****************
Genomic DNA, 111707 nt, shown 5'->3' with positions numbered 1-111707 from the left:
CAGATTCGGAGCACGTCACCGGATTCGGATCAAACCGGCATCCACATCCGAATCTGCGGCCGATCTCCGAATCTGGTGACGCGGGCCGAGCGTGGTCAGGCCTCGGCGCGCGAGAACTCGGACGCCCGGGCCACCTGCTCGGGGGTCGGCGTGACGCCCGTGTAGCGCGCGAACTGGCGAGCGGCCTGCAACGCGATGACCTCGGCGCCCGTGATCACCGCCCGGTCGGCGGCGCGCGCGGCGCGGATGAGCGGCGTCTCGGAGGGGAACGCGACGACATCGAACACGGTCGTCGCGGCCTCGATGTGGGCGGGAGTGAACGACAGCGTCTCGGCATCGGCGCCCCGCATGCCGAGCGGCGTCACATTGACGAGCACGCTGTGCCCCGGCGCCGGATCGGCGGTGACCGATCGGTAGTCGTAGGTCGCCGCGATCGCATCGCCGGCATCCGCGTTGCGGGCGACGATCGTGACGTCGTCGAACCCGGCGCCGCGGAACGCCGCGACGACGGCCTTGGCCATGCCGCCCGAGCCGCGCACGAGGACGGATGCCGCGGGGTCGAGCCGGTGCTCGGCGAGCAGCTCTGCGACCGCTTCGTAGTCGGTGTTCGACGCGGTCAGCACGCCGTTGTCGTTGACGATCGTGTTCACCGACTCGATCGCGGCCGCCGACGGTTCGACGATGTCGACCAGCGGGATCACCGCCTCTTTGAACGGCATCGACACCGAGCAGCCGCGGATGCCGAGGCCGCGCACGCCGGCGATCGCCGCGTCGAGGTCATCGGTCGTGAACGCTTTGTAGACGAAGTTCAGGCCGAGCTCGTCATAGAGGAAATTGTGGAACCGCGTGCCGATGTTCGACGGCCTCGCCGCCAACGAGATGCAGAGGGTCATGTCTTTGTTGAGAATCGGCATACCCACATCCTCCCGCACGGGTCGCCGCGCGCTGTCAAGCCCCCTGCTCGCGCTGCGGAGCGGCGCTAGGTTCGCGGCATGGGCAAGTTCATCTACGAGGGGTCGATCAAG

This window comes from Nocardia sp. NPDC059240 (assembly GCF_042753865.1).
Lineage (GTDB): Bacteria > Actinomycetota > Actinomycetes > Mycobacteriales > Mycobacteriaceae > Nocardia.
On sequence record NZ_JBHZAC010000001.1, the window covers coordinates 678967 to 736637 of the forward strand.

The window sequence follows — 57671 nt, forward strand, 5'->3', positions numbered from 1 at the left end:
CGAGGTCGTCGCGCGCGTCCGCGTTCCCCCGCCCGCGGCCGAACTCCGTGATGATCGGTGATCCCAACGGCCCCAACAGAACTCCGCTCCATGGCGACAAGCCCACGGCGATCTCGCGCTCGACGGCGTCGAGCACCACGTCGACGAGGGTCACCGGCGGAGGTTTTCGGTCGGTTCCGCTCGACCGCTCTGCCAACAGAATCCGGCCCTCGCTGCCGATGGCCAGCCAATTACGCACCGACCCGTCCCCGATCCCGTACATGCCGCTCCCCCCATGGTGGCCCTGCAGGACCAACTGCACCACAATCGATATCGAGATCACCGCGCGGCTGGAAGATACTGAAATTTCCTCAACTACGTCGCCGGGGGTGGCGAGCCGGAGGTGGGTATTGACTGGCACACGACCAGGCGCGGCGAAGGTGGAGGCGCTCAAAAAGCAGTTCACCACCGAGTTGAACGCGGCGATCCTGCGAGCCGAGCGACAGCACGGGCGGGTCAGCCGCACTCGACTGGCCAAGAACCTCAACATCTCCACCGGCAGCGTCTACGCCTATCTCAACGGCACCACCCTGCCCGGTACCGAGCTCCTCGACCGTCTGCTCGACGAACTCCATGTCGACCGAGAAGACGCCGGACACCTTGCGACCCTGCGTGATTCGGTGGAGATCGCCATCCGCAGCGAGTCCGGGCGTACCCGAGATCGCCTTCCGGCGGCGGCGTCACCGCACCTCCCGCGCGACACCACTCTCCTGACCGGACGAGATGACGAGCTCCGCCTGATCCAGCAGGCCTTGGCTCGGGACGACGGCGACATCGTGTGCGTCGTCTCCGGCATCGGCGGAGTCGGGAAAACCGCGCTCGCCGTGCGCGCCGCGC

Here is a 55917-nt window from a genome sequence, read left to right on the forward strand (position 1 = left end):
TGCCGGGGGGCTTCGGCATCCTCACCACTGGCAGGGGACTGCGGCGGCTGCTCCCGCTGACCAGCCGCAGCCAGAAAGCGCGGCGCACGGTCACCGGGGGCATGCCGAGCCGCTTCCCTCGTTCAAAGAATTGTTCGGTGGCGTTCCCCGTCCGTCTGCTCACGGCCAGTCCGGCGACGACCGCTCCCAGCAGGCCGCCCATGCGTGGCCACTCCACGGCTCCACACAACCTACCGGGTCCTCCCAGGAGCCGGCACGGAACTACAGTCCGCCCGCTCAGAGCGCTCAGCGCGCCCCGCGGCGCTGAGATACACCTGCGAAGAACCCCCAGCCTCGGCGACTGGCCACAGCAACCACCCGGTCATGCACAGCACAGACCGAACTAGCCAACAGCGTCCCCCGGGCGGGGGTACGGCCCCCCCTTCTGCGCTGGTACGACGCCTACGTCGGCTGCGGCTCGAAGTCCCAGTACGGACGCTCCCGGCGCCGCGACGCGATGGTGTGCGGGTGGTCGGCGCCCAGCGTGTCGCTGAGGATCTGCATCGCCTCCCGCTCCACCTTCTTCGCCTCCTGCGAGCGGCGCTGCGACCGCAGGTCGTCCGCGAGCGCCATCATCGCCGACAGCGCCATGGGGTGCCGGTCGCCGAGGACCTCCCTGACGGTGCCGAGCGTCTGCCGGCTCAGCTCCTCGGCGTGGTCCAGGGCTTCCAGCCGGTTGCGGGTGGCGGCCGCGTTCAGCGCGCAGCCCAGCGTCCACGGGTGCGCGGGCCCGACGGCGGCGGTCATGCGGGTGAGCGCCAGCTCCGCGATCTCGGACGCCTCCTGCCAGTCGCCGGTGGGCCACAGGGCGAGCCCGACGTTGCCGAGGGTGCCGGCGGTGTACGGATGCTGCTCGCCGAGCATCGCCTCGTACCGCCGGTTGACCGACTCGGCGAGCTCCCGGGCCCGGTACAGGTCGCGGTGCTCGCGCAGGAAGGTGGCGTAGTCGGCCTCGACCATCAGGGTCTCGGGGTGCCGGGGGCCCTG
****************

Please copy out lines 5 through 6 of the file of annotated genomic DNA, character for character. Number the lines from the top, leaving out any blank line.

On sequence record NZ_JBHZAC010000001.1, the window covers coordinates 678967 to 736637 of the forward strand.

The window sequence follows — 57671 nt, forward strand, 5'->3', positions numbered from 1 at the left end: